Some frequently asked questions from people affected by GI cancer
1.Why is cancer so hard to treat?
2.What are GI cancers?
Oesophageal cancer is a form of cancer that develops in the swallowing tube that passes from the mouth/throat to the stomach. Some risk factors for cancer of the oesophagus are long-term exposure to smoking, heavy alcohol intake and Barrett’s oesophagitis.
Gallbladder cancer affects the digestive organ that stores bile (produced in the liver). The gallbladder digests and absorbs fats in the intestines. One risk factor for cancer of the gallbladder is gallstones.
Pancreatic cancer is a malignant tumour that develops in the small glandular organ, approximately six inches long, located in the upper abdomen. The pancreas is connected to the small intestine and secretes enzymes and hormones such as insulin and glucagon. It’s often called a “silent disease” because during the early stages of the disease there are very few, if any symptoms.
Stomach cancer is commonly referred to as gastric cancer and can develop in any part of this organ. The symptoms of stomach cancer are not well defined – however, loss of appetite and weight loss are sometimes indicators. Stomach ulcers are not necessarily risk factors for the development of stomach cancer.
Liver cancers generally originate from other areas, such as the colon, breast or lung, and then spread to the liver. The liver is the largest glandular organ of the body and performs an important range of functions in the digestive system including detoxification and the storage of vitamins and minerals. Cancers originating in the liver do exist, and are more common in people of Asiatic origin.
Small intestine cancer affects the hose-like portions of the digestive system that winds back and forth within the abdominal cavity (approximately 6.7 meters). The small intestine’s primary function is to absorb nutrients.
Bowel (colorectal) cancer:
Colon (large intestine) cancer is a malignant tumour that develops from within the inner wall of the large intestine. The colon is the lower part of the hose-like portion of the digestive system, extending from the lower end of the stomach to the rectum. Risk factor for cancer of the colon include heredity, colon polyps, and long standing ulcerative colitis.
Rectal cancer develops as a malignant tumour arising from the inner wall of the end (rectum) of the large intestine. This type of cancer is commonly known as rectal or colo-rectal cancer.
3.What treatments are available?
In some cases hormone therapy or a biological therapy may be used. The type of treatment recommended will depend on a range of factors including the location and type of cancer, the grade and stage of the disease and the patient’s age and general health. In some cases a combination of treatment methods may be used.
Surgery to remove the primary tumour and surrounding tissue is necessary in the treatment of most tumours. The aim of surgery is to remove as much of the tumour as possible. Any remaining cells can be treated using radiation and/or chemotherapy. How much surgery is done depends on how far the cancer has spread and on the patient’s general health.
Radiation therapy is treatment with high level radiation to eliminate any remaining cancer cells. The radiation may come from outside the body (external radiation) or from radioactive materials placed directly in or near the tumour (internal radiation or brachytherapy).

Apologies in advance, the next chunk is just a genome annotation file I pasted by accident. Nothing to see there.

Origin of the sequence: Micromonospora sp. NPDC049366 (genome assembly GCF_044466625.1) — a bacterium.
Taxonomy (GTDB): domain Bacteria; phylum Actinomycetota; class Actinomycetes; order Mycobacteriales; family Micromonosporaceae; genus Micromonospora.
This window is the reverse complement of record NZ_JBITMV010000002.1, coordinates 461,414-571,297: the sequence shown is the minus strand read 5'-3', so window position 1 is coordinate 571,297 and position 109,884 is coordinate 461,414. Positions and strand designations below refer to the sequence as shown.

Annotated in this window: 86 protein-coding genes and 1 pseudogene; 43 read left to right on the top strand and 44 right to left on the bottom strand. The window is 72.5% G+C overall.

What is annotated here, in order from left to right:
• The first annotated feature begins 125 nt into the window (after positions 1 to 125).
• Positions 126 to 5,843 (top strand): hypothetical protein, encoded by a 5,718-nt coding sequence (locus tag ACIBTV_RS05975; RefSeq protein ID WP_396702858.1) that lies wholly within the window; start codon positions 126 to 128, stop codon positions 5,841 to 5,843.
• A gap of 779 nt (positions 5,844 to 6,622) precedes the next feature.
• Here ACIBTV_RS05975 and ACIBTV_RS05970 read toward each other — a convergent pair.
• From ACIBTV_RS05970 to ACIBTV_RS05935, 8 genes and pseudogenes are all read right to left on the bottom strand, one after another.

Both tumour cells and healthy cells may be affected by radiation. The radiation injures the cancer cells so they can no longer continue to divide or multiply. With each treatment, more of the cells die and the tumour shrinks. The dead cells are broken down, carried away by the blood and excreted by the body. Most of the healthy cells are able to recover from this injury.
The dose of radiation is determined by the size, extent, type and grade of tumour along with its response to radiation therapy. Often, the treatment is given over several different angles in order to deliver the maximum amount of radiation to the tumour and the minimum amount to normal tissues.
Chemotherapy refers to the use of chemicals (natural or synthetic) to destroy infective organisms or cancer cells. Chemotherapy with cytotoxic drugs is the main method of treatment for only a few cancers but it is increasingly used as an adjunct to surgery or radiation.
Cancer care often involves a collaboration of specialists – including medical oncologists (specialising in cancer treatment), surgical oncologists (surgeons specialising in surgically removing cancers), and radiation oncologists (specialising in radiation therapy).
4.What are these treatment side-effects?
Most side-effects of cancer treatment vary depending on the type of treatment and the extent of the cancer. However, it is important to remember that not everyone experiences the same side-effects; nor are they necessarily severe.
Surgery side-effects in general depend on the part of the body being treated, the type of surgical procedure, the patient’s general health, and a range of other factors. Just like any operation, patients will be uncomfortable during the first few days after surgery. In most cases post-surgical pain can be controlled with medicine.
Radiation therapy side-effects are determined by the actual dose of radiation and where the tumour is located. Tiredness, skin reactions, loss of appetite, and a decrease in the number of white blood cells are typical side-effects of radiation. Most of these side-effects will only last for a short period of time and can be treated.
Chemotherapy side-effects are dependent upon the type of medication and the dose administered. Chemotherapy affects blood cells, which may in turn, result in side-effects. Blood cells play an important role in fighting infection, helping the blood to clot, and carrying oxygen to different parts of the body. Without a constant and healthy supply of blood cells patients are more likely to develop infections, to bruise or bleed easily, and will often have less energy. Other side-effects of chemotherapy include a loss of appetite, nausea and vomiting, hair loss, mouth sores and sometimes impacts on fertility. In most cases medicine can help with side-effects and the majority of symptoms will cease once the treatment is discontinued.
5. Who can I talk to who has had cancer?
There are many support groups, networks and information services within Australia. These groups provide various care options including home care, community-based programs and assisted living facilities. Below are some examples of potentially useful web sites.